Disney, the gender neutral company?
Once upon a time, the magic and wonder that went into the life of a typical Disney princess — and many a Disney character — was something to marvel at. If the ad nauseam appearance of “Frozen’s” Elsa practically everywhere in pop culture (mocked brilliantly by the comedy team at Barely Political) is any indication at all, the Disney brand is still running strong. So, if Walt hasn’t lost his mojo, why does everyone seem to take such joy in beating the crap out of Disney characters in an existential, theoretical sense?
From media and art pieces showing us what Disney women would look like if they’d suffered domestic violence, to dissecting their admittedly reality-bending anatomy, to analyzing their psychological diseases, to using them as a basis for a discussion on gender identity by showing us what they’d look like if their genders were swapped, these animated guys and gals just can’t get a sociocultural break.
While I do understand why it makes sense to target Disney, as the songs and characters are so ingrained in our collective conscious, the attacks can be a little harsh — and even gleeful at times. By riffing off the Ariels and Elsas out there in order to prove modern political points, we’re abusing our favorite princesses simply because they’re easy and obvious targets. My heart goes out to these battered cultural icons.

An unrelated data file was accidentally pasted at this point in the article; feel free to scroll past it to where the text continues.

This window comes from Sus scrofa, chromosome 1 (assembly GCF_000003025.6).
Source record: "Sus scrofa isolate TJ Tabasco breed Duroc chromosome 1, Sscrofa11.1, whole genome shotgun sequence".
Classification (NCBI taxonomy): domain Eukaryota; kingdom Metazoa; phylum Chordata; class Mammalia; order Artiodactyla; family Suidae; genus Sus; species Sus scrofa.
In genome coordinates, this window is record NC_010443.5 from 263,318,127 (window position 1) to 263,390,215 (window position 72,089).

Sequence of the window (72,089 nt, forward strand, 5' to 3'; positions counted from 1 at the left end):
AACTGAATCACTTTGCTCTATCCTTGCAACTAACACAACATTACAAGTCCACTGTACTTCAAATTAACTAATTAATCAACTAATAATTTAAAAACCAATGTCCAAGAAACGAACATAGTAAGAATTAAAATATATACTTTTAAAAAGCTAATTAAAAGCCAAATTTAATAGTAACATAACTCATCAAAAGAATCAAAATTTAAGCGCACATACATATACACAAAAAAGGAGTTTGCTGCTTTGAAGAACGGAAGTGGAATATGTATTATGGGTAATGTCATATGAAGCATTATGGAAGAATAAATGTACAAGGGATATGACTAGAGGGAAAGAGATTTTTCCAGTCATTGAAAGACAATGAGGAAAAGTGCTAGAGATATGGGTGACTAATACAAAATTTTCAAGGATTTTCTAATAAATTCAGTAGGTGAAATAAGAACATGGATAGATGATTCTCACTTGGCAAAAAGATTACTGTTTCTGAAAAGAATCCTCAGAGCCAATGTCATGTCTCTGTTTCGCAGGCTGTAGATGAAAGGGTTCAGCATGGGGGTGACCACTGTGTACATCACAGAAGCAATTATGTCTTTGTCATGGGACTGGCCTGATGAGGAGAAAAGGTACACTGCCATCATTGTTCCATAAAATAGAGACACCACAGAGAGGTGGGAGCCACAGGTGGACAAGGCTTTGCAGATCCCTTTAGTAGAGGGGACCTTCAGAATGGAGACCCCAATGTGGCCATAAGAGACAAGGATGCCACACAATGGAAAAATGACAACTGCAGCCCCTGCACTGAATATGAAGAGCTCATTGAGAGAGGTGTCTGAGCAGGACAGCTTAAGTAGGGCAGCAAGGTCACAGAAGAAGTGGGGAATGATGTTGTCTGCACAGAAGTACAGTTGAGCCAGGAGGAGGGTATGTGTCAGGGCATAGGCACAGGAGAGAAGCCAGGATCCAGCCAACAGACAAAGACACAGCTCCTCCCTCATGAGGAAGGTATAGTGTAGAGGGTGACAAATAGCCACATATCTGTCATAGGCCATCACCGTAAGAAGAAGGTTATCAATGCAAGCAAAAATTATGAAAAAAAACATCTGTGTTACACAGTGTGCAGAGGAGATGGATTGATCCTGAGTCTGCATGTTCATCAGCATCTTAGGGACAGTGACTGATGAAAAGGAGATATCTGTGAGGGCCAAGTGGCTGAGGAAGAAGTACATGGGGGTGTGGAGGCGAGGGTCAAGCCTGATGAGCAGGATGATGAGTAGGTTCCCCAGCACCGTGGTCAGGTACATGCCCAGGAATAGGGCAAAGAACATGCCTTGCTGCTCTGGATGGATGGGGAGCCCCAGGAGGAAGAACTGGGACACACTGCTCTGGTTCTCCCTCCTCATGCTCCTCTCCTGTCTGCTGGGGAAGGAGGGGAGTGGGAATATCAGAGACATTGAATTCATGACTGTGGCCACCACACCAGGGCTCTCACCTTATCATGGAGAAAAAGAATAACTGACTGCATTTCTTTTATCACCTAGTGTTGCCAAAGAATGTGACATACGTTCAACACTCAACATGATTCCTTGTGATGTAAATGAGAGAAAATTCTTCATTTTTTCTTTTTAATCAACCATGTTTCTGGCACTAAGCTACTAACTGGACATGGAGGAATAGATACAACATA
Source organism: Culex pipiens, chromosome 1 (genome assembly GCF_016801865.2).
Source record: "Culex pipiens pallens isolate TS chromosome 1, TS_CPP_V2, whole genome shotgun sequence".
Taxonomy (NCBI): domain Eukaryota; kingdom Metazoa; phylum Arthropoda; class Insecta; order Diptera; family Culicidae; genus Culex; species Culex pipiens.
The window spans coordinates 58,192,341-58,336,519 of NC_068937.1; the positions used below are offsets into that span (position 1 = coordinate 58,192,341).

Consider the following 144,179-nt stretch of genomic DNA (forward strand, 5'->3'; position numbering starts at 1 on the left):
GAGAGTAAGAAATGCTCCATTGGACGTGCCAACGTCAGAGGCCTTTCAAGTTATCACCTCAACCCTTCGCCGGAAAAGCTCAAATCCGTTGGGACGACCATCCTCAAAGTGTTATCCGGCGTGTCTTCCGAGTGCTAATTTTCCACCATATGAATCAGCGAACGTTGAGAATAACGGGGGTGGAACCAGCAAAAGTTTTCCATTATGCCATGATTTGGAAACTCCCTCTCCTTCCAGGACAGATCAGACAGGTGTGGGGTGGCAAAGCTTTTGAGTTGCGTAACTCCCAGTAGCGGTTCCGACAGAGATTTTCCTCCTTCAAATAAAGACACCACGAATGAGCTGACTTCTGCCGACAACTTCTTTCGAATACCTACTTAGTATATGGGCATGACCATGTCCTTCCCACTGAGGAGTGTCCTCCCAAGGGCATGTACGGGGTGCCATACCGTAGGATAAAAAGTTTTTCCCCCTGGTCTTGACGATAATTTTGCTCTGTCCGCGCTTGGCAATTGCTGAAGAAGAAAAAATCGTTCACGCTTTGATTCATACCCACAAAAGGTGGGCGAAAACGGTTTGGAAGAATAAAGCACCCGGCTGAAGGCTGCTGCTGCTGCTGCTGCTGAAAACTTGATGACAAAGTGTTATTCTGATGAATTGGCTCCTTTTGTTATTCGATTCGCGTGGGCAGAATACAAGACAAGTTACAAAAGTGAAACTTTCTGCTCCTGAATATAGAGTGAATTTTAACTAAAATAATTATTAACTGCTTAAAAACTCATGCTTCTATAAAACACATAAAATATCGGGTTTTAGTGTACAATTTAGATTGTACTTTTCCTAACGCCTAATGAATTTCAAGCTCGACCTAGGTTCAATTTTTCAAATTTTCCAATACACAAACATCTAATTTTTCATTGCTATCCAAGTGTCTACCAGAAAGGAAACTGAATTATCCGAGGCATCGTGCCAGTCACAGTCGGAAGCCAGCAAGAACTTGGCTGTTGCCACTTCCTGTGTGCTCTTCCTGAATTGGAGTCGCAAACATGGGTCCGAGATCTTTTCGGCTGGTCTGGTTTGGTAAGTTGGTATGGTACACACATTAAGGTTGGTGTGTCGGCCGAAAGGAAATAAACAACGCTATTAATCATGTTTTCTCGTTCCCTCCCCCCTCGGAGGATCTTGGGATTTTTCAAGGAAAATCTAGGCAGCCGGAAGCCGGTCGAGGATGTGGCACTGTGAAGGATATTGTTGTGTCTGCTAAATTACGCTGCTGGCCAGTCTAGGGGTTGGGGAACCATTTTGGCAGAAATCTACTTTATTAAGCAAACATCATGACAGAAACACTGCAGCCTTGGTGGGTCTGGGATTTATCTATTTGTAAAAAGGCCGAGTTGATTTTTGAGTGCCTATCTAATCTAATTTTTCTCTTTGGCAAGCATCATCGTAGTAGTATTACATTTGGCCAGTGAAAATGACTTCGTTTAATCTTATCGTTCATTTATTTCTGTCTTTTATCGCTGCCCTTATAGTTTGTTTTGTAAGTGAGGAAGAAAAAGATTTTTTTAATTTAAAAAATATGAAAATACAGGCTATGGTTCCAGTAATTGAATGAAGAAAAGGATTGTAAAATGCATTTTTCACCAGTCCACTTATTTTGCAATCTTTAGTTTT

All these fictional characters really want to do is sing, dance, thwart the villain and have some adventure along the way. Sure, they might play into certain stereotypes that need to be addressed in society at large, yet somehow by constantly beating them to a pulp, it keeps them from being the fantasy creations that they were originally written and drawn to be.
Real human beings can’t fly like Superman, nor are we proportioned like animated characters. The He-Mans, Hercules and Snow Whites of the world exist in the make-believe realm for a reason. And that’s probably a good thing. If they really did exist, and knew what we were up to as far as their images and legacy were concerned, they just might beat the crap out of some of us — or, at the very least, sing us a beautifully rendered, reproachful song about it.